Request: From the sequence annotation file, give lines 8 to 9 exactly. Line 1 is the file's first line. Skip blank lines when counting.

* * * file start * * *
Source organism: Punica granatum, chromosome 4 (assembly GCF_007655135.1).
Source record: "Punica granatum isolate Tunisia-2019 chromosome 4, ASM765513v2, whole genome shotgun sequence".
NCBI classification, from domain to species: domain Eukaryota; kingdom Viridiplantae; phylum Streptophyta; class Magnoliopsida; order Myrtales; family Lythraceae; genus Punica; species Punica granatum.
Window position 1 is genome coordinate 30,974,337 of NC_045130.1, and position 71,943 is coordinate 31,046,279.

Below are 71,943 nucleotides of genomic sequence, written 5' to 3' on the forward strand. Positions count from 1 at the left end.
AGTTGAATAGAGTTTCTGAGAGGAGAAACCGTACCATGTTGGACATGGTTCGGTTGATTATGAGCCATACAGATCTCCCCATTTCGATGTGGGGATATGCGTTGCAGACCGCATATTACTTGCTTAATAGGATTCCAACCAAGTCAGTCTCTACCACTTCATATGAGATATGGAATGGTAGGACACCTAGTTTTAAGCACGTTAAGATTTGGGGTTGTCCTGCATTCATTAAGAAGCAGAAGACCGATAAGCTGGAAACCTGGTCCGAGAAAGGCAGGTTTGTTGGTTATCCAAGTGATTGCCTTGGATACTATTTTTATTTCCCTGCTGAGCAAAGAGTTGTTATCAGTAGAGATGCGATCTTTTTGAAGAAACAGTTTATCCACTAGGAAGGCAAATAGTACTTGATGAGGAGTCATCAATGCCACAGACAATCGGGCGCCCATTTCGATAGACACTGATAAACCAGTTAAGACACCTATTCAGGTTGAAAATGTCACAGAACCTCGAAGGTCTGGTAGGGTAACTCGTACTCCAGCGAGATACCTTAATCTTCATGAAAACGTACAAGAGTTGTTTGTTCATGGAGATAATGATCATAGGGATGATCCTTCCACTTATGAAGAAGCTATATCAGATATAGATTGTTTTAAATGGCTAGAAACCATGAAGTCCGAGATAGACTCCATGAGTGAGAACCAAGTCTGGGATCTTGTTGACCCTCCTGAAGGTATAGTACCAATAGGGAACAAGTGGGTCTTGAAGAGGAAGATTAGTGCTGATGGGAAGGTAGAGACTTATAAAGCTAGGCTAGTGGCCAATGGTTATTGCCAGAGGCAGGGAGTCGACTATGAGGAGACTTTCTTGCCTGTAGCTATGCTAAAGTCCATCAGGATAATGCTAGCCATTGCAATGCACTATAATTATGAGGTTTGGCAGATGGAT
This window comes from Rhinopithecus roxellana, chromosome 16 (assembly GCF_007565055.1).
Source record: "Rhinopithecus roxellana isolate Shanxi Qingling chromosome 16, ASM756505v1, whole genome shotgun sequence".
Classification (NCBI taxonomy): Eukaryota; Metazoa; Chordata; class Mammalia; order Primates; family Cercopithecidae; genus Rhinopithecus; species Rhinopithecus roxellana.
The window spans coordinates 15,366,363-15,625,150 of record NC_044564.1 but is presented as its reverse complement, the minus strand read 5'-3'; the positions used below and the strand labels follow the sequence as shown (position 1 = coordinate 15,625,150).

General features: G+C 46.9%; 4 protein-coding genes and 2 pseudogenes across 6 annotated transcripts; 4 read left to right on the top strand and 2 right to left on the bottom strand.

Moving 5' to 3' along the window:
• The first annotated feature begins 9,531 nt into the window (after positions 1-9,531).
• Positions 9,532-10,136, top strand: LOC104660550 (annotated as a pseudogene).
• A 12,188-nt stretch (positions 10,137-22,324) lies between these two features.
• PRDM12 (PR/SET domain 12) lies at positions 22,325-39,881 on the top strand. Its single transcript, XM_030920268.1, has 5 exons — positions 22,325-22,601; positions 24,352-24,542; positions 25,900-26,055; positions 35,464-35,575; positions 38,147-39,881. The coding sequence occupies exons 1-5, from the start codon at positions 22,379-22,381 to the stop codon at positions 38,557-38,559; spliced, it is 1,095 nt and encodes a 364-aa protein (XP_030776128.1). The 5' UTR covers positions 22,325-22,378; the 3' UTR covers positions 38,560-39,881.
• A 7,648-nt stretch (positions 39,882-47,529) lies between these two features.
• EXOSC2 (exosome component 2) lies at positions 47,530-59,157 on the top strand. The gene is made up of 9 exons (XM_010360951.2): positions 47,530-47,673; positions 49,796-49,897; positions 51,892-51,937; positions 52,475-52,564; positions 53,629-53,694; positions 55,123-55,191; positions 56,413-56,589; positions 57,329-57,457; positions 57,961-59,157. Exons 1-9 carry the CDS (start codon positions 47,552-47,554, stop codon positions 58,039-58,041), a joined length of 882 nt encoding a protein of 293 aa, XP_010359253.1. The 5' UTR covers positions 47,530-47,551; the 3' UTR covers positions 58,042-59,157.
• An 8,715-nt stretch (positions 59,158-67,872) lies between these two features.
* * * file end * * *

Source record: "Rhinopithecus roxellana isolate Shanxi Qingling chromosome 16, ASM756505v1, whole genome shotgun sequence".
Classification (NCBI taxonomy): Eukaryota; Metazoa; Chordata; class Mammalia; order Primates; family Cercopithecidae; genus Rhinopithecus; species Rhinopithecus roxellana.